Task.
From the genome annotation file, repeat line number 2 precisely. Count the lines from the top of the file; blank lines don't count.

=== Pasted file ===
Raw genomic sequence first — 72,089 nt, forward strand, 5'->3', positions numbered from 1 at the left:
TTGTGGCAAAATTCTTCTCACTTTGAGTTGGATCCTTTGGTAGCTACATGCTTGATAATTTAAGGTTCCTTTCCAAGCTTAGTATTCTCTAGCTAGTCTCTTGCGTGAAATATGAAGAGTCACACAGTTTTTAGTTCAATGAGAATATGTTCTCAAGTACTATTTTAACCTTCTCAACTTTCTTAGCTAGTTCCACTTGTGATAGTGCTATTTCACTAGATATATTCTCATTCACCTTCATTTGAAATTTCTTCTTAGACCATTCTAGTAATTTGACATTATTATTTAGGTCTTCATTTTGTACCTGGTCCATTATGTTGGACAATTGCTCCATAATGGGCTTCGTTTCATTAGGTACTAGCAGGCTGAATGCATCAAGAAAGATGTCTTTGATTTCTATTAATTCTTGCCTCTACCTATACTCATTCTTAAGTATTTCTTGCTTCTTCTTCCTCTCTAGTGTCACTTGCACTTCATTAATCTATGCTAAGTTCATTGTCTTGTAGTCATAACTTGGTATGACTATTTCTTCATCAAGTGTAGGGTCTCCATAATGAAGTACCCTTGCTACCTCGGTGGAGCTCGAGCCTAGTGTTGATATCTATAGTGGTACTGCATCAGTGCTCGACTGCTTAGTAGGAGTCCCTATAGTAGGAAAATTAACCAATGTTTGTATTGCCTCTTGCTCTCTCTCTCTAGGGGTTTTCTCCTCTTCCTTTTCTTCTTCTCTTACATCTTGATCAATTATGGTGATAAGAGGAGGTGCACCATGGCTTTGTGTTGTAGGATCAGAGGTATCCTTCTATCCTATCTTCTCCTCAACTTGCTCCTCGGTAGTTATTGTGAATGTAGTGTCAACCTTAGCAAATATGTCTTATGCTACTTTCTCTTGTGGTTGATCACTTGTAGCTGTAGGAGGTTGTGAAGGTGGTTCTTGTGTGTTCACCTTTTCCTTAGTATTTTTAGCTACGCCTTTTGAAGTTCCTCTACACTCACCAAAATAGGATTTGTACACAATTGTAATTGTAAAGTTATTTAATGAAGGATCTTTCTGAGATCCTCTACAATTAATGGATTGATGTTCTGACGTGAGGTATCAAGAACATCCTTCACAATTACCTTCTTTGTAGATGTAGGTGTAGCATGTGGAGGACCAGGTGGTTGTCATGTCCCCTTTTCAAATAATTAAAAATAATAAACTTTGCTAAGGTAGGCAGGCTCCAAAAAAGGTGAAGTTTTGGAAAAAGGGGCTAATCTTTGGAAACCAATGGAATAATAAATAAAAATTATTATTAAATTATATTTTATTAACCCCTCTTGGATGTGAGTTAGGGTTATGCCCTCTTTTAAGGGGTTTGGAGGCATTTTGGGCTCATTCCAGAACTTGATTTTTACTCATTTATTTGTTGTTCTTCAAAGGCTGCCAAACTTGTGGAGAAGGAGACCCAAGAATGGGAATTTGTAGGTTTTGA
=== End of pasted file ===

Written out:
TTGTGGCAAAATTCTTCTCACTTTGAGTTGGATCCTTTGGTAGCTACATGCTTGATAATTTAAGGTTCCTTTCCAAGCTTAGTATTCTCTAGCTAGTCTCTTGCGTGAAATATGAAGAGTCACACAGTTTTTAGTTCAATGAGAATATGTTCTCAAGTACTATTTTAACCTTCTCAACTTTCTTAGCTAGTTCCACTTGTGATAGTGCTATTTCACTAGATATATTCTCATTCACCTTCATTTGAAATTTCTTCTTAGACCATTCTAGTAATTTGACATTATTATTTAGGTCTTCATTTTGTACCTGGTCCATTATGTTGGACAATTGCTCCATAATGGGCTTCGTTTCATTAGGTACTAGCAGGCTGAATGCATCAAGAAAGATGTCTTTGATTTCTATTAATTCTTGCCTCTACCTATACTCATTCTTAAGTATTTCTTGCTTCTTCTTCCTCTCTAGTGTCACTTGCACTTCATTAATCTATGCTAAGTTCATTGTCTTGTAGTCATAACTTGGTATGACTATTTCTTCATCAAGTGTAGGGTCTCCATAATGAAGTACCCTTGCTACCTCGGTGGAGCTCGAGCCTAGTGTTGATATCTATAGTGGTACTGCATCAGTGCTCGACTGCTTAGTAGGAGTCCCTATAGTAGGAAAATTAACCAATGTTTGTATTGCCTCTTGCTCTCTCTCTCTAGGGGTTTTCTCCTCTTCCTTTTCTTCTTCTCTTACATCTTGATCAATTATGGTGATAAGAGGAGGTGCACCATGGCTTTGTGTTGTAGGATCAGAGGTATCCTTCTATCCTATCTTCTCCTCAACTTGCTCCTCGGTAGTTATTGTGAATGTAGTGTCAACCTTAGCAAATATGTCTTATGCTACTTTCTCTTGTGGTTGATCACTTGTAGCTGTAGGAGGTTGTGAAGGTGGTTCTTGTGTGTTCACCTTTTCCTTAGTATTTTTAGCTACGCCTTTTGAAGTTCCTCTACACTCACCAAAATAGGATTTGTACACAATTGTAATTGTAAAGTTATTTAATGAAGGATCTTTCTGAGATCCTCTACAATTAATGGATTGATGTTCTGACGTGAGGTATCAAGAACATCCTTCACAATTACCTTCTTTGTAGATGTAGGTGTAGCATGTGGAGGACCAGGTGGTTGTCATGTCCCCTTTTCAAATAATTAAAAATAATAAACTTTGCTAAGGTAGGCAGGCTCCAAAAAAGGTGAAGTTTTGGAAAAAGGGGCTAATCTTTGGAAACCAATGGAATAATAAATAAAAATTATTATTAAATTATATTTTATTAACCCCTCTTGGATGTGAGTTAGGGTTATGCCCTCTTTTAAGGGGTTTGGAGGCATTTTGGGCTCATTCCAGAACTTGATTTTTACTCATTTATTTGTTGTTCTTCAAAGGCTGCCAAACTTGTGGAGAAGGAGACCCAAGAATGGGAATTTGTAGGTTTTGA